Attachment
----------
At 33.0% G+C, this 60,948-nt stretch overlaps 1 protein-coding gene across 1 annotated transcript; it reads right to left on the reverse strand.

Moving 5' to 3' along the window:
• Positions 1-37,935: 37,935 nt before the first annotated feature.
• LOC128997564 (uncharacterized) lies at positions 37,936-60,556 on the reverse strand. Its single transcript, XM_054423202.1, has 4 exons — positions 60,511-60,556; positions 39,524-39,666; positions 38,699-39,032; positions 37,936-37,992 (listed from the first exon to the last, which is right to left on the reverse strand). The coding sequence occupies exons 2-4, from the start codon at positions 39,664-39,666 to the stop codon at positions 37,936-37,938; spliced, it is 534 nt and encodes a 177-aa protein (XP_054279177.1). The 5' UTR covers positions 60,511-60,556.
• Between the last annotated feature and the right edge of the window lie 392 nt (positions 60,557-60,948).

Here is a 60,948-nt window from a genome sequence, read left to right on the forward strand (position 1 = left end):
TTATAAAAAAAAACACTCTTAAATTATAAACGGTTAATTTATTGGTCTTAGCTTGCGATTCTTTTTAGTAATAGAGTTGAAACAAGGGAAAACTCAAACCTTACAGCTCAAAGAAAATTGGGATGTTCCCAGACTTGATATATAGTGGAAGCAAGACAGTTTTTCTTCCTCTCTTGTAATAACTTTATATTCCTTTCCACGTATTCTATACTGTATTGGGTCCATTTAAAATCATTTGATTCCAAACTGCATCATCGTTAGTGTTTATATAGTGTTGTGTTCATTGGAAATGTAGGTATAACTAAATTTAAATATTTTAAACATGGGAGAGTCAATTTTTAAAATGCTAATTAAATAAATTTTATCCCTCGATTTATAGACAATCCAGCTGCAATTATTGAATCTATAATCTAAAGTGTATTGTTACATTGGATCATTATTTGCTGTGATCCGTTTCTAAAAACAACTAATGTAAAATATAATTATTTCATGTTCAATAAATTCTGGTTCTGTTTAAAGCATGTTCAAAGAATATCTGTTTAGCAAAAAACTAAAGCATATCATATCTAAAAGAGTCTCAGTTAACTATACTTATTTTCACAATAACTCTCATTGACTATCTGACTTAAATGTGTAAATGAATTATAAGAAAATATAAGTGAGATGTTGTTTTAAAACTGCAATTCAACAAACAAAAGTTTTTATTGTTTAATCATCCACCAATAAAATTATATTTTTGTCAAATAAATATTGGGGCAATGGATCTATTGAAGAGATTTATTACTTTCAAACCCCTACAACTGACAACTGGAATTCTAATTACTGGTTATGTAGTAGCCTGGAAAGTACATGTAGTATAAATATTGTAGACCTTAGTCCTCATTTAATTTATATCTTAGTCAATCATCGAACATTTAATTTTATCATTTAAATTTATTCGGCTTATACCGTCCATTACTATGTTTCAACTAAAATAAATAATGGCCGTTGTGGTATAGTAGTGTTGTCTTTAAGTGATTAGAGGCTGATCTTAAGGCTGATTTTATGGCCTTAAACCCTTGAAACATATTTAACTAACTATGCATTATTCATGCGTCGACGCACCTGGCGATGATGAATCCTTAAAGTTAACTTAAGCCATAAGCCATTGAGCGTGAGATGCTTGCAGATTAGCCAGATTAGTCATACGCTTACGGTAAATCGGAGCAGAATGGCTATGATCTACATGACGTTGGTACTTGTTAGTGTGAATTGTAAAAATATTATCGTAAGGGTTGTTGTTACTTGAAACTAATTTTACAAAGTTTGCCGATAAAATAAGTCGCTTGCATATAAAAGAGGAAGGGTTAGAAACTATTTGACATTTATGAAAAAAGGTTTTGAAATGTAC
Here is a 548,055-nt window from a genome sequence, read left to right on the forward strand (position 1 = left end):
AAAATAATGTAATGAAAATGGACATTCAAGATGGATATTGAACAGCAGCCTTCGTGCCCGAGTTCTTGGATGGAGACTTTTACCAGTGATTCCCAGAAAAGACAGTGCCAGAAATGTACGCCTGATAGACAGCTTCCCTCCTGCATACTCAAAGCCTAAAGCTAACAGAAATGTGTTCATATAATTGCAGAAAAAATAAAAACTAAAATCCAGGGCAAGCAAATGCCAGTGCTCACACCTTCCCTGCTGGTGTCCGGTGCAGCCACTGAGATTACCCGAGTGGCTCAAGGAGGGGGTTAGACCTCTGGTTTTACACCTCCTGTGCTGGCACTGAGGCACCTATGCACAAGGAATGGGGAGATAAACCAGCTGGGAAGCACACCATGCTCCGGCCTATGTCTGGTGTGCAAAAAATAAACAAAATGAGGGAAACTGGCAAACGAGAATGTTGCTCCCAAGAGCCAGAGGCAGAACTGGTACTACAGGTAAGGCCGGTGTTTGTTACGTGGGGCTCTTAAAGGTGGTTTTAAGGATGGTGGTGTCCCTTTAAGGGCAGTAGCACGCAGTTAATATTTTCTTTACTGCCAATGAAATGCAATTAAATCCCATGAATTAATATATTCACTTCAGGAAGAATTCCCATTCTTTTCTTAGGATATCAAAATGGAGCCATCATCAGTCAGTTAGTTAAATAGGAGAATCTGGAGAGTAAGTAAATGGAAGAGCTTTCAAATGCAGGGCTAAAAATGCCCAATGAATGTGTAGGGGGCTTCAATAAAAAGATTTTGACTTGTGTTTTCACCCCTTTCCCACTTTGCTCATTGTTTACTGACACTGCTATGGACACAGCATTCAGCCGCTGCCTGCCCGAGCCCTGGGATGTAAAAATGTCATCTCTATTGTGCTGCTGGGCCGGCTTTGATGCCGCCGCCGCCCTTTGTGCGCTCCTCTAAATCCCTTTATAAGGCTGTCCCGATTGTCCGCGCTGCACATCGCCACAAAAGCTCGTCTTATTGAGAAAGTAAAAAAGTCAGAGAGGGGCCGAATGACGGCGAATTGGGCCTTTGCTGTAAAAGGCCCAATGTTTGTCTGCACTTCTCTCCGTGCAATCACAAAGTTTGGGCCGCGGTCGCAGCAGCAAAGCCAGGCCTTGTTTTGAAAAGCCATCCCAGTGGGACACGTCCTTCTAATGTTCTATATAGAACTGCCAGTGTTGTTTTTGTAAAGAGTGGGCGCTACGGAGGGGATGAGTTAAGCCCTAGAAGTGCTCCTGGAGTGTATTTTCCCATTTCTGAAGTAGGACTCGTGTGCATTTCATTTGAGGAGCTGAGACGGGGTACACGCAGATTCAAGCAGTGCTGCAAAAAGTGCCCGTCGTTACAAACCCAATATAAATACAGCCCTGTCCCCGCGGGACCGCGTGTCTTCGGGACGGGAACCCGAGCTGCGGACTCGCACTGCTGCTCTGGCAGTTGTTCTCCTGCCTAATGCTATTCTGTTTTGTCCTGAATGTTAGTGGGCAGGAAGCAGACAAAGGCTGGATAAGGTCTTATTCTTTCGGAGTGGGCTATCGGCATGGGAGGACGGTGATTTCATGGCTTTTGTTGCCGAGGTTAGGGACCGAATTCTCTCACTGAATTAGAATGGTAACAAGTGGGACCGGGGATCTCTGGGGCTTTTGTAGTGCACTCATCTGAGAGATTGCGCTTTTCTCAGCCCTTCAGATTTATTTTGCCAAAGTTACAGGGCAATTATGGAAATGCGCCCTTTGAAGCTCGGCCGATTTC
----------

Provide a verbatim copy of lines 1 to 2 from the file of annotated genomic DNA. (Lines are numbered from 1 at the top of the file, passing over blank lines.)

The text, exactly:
At 33.0% G+C, this 60,948-nt stretch overlaps 1 protein-coding gene across 1 annotated transcript; it reads right to left on the reverse strand.

Moving 5' to 3' along the window: